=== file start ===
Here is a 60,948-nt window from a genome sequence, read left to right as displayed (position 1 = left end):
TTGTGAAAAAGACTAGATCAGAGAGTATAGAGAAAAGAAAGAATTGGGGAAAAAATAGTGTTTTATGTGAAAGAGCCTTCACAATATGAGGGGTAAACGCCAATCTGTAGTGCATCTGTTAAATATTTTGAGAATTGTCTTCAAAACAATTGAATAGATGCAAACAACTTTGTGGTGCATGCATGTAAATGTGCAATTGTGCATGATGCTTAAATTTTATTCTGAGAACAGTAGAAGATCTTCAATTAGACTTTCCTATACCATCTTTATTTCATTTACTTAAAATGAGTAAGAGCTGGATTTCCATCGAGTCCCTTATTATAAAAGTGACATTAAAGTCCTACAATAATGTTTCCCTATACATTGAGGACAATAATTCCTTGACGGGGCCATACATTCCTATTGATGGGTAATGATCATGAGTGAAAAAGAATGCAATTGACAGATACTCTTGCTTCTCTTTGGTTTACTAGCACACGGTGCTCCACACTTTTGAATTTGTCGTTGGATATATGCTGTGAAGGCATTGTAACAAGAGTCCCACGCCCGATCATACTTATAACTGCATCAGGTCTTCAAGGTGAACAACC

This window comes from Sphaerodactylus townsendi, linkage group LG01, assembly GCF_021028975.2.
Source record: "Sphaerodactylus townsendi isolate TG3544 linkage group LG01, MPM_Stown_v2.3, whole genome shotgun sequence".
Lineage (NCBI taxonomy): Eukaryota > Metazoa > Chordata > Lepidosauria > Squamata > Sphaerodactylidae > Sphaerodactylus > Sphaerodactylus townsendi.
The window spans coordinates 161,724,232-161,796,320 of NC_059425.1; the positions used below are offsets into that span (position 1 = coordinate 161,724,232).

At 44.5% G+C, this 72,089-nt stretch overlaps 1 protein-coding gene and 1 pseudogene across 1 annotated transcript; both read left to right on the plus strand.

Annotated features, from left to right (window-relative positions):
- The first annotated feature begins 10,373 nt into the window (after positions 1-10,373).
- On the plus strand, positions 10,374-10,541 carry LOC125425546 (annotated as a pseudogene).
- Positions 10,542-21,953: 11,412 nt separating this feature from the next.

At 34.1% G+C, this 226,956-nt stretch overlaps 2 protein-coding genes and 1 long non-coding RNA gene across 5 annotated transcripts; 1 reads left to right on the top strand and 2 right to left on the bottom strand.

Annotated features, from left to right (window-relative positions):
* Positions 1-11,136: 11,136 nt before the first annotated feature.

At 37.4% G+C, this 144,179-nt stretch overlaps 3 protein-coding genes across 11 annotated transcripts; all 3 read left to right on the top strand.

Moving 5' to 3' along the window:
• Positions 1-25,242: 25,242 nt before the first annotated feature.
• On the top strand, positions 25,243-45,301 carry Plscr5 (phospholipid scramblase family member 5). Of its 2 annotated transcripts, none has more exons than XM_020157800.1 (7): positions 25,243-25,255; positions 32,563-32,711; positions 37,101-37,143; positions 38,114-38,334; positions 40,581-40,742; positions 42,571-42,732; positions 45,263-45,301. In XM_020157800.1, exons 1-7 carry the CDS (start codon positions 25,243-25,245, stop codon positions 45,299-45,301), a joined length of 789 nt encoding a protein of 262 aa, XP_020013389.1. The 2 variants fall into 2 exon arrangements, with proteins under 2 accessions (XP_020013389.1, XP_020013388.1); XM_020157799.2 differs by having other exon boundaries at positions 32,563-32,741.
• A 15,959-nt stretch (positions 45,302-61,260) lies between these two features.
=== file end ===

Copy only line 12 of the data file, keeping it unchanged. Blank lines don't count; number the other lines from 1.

At 34.1% G+C, this 226,956-nt stretch overlaps 2 protein-coding genes and 1 long non-coding RNA gene across 5 annotated transcripts; 1 reads left to right on the top strand and 2 right to left on the bottom strand.